Through experience I have found the following premises essential to apply to the education of students with FASD:

  • – Foundational to the success of students with FASD is the premise that they are trained for a successfully dependent future not a successful future of independence. In doing so, we teach students how to access the resources available to them. 
  • – Repetition can replace thinking so we repeat important actions until they become automatic. 
  • – Constant supervision and structured choices will help students to choose the right actions. Extra supervision is given to children with FASD during unstructured times such as recess time, before and after school. 
  • – Setting educational goals just below the child’s potential, which seems contrary to success, but will enable students to approach material feeling confident in themselves and their surroundings. 
  • – Offering what may appear to be rewards before more difficult academic content helps students feel successful before venturing into something new. These nuanced approaches have lead to much success in the classroom.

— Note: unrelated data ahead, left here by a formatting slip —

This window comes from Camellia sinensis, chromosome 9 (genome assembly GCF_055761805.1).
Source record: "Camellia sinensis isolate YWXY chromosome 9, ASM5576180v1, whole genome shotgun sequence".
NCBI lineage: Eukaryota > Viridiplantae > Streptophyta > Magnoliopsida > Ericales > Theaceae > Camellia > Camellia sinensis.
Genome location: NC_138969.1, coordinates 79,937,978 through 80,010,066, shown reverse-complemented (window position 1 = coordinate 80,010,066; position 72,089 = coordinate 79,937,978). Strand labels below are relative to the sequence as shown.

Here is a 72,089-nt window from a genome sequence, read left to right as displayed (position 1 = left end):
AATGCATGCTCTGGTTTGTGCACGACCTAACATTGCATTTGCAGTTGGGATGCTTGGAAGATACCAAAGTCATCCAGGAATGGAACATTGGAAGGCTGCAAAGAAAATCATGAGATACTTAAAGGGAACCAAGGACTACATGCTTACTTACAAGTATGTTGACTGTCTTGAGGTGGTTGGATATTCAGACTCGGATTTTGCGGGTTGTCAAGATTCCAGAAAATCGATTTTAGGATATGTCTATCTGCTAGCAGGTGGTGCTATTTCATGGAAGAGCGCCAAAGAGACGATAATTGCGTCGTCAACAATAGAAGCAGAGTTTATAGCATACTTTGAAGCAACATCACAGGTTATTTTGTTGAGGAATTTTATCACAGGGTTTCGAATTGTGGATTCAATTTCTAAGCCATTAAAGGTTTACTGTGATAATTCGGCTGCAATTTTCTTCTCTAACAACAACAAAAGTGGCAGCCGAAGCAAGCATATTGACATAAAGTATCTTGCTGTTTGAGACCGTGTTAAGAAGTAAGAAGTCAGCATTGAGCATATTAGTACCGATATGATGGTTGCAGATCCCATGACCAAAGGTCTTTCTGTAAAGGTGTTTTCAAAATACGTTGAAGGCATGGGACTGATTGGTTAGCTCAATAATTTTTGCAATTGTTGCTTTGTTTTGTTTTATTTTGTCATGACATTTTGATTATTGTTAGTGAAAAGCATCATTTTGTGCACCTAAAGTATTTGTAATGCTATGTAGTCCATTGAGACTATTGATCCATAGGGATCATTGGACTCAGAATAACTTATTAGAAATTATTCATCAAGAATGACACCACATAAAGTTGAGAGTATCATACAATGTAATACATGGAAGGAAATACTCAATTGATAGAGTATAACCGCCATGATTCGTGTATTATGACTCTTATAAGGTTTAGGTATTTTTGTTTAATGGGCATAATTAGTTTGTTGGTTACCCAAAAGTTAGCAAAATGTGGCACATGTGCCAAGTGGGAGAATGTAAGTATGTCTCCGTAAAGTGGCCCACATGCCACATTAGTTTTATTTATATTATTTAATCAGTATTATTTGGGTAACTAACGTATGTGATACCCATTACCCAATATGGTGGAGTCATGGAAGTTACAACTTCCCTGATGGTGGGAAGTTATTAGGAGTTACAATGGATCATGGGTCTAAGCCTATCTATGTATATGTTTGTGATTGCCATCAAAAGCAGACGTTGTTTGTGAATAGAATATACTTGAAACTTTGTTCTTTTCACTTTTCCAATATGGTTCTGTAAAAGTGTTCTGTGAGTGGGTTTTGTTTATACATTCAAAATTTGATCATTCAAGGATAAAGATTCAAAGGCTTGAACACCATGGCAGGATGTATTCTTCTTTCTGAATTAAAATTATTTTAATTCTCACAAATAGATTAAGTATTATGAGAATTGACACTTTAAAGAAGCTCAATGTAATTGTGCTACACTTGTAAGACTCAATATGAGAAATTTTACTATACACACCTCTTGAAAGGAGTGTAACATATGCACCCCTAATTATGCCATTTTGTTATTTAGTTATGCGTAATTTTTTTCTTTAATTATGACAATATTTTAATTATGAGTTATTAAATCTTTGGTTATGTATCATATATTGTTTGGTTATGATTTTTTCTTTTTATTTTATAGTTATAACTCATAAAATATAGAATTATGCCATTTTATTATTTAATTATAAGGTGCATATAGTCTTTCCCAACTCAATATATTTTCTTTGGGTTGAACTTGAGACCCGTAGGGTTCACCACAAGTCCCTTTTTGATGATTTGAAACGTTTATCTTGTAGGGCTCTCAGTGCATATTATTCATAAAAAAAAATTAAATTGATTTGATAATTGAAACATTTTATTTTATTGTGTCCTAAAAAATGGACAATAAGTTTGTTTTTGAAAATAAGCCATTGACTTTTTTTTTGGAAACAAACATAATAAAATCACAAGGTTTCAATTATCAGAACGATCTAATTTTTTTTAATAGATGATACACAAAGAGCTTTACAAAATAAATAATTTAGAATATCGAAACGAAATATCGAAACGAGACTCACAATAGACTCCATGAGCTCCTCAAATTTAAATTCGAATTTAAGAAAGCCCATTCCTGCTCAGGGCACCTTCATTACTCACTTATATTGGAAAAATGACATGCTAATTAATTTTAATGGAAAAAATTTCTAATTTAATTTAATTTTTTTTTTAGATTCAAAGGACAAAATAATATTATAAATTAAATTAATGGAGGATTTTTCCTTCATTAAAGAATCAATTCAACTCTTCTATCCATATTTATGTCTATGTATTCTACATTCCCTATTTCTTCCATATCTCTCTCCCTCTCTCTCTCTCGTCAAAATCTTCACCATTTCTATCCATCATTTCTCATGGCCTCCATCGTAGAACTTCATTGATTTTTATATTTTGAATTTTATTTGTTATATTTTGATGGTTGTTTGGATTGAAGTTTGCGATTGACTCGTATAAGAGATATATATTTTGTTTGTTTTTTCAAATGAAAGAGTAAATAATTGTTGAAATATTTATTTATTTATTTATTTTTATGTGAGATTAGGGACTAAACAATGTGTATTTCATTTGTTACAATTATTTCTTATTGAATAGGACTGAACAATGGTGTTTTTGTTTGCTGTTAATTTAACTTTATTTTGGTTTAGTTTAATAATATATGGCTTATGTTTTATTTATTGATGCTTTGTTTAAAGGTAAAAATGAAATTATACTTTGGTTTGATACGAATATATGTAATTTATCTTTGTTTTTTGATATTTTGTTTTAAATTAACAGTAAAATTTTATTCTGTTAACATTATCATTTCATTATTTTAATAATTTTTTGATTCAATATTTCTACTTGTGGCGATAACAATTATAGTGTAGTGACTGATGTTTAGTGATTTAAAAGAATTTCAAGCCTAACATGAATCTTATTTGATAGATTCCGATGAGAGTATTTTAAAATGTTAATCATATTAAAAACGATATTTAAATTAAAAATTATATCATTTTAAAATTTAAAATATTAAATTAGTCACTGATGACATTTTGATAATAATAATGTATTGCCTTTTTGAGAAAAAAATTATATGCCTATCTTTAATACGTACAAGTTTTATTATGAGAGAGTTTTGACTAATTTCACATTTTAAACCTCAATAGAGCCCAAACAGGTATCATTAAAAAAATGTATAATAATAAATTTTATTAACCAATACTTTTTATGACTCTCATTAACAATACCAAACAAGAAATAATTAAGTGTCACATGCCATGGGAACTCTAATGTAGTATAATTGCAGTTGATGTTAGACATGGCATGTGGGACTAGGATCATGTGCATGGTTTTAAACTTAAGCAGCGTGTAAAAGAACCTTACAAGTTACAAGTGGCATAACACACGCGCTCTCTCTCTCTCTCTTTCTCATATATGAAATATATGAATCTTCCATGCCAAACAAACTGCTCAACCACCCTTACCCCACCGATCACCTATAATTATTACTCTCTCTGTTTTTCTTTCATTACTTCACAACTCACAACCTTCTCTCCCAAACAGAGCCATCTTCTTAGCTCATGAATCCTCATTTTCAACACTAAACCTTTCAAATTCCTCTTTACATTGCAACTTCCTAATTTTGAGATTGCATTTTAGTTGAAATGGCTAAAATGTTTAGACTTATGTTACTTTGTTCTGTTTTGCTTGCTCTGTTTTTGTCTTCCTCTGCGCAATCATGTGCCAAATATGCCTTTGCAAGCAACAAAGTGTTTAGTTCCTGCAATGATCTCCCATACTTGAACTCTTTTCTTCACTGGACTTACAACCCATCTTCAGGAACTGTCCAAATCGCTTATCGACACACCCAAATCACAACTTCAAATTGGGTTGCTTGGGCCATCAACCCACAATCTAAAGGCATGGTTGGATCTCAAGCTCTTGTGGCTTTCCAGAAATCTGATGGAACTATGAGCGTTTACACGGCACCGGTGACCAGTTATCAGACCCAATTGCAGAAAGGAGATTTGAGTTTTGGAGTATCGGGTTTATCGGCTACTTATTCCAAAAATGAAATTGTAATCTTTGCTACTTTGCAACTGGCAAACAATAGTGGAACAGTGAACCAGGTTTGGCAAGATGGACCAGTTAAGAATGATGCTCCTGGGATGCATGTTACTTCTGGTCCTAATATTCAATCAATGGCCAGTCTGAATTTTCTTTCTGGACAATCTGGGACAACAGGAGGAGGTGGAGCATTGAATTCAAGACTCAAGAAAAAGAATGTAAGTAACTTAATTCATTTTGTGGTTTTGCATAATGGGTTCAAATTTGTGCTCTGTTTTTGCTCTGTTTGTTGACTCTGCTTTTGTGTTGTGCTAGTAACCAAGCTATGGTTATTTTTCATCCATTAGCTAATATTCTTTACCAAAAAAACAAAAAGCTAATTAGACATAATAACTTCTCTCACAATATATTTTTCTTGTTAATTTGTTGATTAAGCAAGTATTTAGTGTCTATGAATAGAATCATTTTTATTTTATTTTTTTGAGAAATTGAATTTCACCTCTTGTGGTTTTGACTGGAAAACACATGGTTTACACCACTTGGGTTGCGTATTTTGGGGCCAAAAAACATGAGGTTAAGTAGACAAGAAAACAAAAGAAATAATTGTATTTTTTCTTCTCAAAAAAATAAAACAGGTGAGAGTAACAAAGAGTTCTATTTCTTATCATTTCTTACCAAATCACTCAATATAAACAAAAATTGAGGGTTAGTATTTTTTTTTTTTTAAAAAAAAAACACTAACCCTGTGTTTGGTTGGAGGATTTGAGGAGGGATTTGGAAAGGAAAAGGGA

Placement

The twelve students I educate were placed in my classroom through a formal process following the decision of the Identification, Placement and Review Committee (IPRC). This committee determines if a student should be identified as an exceptional student (according to ministry and board criteria) what exceptionality/exceptionalities they have and what classroom placement would best suit their needs. This committee may consist of a principal, vice principal, special education consultant, learning resource teacher and a classroom teacher. Parent/guardian input into this committee is important in order to benefit the student.

Deciding on which classroom setting is best suited for a child with FASD is an important decision. The following options are most often presented:

1. Regular classroom: In this case, a student identified as exceptional will stay in a regular classroom with additional support. These supports will include an Individual Education Plan (IEP), and may include assistance from an Educational Assistant (EA) or from a Learning Resource Teacher (LRT), extra supervision, and a safety intervention plan (SIP). In some cases, a student will spend most of their time in the regular classroom and integrate into another classroom for a particular subject (e.g. attend a grade 3 math class).